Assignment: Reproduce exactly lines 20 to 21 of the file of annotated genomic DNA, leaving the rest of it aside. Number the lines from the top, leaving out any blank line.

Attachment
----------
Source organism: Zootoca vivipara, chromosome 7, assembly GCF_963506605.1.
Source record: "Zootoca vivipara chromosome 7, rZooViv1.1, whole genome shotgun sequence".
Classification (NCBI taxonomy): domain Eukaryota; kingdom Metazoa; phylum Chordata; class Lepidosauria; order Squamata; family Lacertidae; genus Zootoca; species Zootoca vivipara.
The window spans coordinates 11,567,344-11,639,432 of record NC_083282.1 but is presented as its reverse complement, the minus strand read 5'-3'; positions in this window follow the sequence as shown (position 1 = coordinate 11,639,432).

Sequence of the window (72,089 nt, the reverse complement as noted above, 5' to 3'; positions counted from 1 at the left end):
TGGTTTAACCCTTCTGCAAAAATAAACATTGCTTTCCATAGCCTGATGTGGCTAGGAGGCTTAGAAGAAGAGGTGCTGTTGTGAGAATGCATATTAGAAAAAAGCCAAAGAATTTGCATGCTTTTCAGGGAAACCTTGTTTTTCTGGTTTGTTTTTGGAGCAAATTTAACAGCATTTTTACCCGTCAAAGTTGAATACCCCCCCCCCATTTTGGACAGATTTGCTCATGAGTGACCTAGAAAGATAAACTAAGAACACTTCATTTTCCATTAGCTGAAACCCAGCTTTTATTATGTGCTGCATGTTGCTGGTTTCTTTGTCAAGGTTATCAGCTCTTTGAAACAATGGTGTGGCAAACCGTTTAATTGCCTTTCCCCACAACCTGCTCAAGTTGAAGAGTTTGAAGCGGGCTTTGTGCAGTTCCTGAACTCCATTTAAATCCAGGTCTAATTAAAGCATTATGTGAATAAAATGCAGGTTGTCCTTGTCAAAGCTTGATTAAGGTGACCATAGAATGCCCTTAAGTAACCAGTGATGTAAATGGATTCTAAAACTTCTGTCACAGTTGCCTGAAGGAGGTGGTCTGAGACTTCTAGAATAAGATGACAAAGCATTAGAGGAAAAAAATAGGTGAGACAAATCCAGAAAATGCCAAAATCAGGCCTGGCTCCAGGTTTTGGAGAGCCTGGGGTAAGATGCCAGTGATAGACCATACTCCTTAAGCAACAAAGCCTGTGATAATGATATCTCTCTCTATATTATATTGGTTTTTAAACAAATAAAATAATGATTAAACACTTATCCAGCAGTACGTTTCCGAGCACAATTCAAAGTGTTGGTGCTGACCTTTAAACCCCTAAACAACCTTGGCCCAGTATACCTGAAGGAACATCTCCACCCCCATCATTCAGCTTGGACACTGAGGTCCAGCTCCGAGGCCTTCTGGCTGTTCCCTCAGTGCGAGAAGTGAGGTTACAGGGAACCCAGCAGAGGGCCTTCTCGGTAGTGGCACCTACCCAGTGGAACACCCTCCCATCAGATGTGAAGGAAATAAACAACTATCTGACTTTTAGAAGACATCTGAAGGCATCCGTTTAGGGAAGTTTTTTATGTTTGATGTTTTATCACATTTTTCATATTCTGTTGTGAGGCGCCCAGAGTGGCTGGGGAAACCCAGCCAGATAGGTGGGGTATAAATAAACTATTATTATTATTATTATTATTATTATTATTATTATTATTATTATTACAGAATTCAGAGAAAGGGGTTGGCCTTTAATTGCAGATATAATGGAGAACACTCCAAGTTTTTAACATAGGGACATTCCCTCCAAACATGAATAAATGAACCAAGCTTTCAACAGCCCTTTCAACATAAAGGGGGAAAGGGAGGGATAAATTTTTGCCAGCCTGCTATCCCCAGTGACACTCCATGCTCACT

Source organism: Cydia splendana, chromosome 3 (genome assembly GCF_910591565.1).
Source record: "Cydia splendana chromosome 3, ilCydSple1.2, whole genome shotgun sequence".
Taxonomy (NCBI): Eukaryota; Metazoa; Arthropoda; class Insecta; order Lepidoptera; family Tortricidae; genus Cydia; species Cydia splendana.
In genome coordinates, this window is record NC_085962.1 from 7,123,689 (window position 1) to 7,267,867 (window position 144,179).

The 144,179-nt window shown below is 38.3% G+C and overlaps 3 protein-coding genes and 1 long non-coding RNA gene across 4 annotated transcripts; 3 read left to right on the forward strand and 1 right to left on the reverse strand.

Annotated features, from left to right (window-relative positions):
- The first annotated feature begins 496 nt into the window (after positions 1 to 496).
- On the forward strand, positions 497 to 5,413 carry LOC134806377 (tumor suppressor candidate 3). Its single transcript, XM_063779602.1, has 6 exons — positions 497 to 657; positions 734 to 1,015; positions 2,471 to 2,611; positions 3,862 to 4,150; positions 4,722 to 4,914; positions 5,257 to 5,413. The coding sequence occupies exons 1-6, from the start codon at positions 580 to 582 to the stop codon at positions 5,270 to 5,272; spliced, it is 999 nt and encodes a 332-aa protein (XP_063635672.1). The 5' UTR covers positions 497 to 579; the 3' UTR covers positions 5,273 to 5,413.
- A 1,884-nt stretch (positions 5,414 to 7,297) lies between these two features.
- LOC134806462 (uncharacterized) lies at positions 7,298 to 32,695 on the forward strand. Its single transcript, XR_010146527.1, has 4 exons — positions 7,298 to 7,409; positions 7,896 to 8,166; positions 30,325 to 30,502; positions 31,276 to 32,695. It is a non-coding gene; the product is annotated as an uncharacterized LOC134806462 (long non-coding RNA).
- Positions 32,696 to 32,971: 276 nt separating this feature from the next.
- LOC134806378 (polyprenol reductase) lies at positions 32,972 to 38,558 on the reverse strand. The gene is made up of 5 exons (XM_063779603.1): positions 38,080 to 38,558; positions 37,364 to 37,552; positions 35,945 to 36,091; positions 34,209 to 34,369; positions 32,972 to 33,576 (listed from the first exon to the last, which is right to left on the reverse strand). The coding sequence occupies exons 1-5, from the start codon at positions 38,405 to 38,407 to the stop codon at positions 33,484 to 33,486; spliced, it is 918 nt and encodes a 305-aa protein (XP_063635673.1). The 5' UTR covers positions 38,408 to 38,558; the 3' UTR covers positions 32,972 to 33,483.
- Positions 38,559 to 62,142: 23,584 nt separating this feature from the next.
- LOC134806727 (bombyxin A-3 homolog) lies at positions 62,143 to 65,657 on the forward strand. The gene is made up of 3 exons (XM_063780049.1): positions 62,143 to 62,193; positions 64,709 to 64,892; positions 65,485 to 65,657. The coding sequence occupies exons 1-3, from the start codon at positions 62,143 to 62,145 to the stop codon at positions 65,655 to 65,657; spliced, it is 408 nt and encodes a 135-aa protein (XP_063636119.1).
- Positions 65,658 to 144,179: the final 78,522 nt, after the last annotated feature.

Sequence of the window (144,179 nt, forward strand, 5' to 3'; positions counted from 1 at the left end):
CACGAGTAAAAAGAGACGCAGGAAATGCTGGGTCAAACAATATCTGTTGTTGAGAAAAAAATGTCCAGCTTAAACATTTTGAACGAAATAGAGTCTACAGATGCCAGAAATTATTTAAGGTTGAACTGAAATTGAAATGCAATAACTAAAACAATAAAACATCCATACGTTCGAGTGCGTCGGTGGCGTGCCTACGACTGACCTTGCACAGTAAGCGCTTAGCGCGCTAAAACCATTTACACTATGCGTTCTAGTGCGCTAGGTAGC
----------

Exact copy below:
- LOC134806727 (bombyxin A-3 homolog) lies at positions 62,143 to 65,657 on the forward strand. The gene is made up of 3 exons (XM_063780049.1): positions 62,143 to 62,193; positions 64,709 to 64,892; positions 65,485 to 65,657. The coding sequence occupies exons 1-3, from the start codon at positions 62,143 to 62,145 to the stop codon at positions 65,655 to 65,657; spliced, it is 408 nt and encodes a 135-aa protein (XP_063636119.1).
- Positions 65,658 to 144,179: the final 78,522 nt, after the last annotated feature.